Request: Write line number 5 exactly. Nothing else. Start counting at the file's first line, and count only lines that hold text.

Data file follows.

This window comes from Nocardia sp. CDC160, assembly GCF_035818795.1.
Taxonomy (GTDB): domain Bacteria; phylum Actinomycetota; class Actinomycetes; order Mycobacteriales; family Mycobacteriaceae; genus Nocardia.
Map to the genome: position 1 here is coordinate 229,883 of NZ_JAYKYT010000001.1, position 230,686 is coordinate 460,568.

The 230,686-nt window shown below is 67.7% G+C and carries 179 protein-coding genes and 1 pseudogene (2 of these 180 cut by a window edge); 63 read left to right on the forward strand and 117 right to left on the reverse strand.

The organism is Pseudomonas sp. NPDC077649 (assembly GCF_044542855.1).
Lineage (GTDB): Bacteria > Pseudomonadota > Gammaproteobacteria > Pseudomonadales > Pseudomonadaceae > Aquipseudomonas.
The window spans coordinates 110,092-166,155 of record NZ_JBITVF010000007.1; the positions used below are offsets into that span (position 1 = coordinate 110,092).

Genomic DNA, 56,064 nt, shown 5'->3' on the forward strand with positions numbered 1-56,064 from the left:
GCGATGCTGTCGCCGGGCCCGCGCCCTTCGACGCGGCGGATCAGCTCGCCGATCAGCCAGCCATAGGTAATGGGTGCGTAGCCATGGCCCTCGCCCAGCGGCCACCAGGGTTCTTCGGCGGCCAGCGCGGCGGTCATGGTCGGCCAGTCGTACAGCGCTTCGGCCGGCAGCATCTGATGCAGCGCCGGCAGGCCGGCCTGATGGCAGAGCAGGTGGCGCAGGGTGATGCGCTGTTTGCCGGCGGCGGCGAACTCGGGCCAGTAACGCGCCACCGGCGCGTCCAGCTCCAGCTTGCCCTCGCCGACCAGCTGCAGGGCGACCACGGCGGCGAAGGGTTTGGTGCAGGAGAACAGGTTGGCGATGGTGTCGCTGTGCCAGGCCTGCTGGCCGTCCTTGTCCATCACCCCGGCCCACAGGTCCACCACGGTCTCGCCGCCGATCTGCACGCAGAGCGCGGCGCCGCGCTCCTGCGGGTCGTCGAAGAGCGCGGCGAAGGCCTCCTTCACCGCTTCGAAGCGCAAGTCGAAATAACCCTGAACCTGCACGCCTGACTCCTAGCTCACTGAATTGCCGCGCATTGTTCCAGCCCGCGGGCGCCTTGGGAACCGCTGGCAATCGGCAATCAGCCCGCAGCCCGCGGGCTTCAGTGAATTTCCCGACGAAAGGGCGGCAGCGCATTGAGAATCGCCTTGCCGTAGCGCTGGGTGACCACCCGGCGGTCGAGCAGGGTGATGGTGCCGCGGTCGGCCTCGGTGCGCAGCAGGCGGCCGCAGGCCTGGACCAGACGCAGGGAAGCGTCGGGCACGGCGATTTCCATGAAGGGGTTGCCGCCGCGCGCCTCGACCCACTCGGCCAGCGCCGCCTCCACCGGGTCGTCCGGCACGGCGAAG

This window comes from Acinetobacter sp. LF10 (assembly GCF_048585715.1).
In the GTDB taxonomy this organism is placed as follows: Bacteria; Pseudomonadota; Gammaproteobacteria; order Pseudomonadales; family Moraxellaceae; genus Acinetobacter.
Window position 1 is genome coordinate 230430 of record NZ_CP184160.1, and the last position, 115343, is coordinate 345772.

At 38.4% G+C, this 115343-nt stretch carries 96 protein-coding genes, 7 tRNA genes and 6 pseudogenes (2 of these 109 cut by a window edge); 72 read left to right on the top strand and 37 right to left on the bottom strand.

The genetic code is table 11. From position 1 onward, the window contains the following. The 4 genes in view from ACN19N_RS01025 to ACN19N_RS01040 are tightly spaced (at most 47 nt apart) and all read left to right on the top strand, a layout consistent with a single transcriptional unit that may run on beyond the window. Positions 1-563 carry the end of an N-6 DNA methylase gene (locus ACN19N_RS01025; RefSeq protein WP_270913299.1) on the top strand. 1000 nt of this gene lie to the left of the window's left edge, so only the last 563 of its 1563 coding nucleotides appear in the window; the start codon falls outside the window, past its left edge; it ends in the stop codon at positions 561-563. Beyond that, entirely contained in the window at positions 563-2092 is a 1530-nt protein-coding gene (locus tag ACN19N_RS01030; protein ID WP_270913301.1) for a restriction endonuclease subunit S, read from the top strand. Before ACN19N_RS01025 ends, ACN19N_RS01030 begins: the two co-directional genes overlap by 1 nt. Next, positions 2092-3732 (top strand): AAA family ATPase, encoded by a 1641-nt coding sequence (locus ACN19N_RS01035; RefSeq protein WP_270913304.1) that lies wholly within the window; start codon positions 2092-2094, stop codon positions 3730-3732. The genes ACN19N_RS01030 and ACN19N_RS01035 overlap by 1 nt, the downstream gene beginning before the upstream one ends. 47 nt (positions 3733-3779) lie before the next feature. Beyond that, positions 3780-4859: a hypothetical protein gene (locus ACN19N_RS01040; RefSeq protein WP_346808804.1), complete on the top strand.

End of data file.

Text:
The organism is Pseudomonas sp. NPDC077649 (assembly GCF_044542855.1).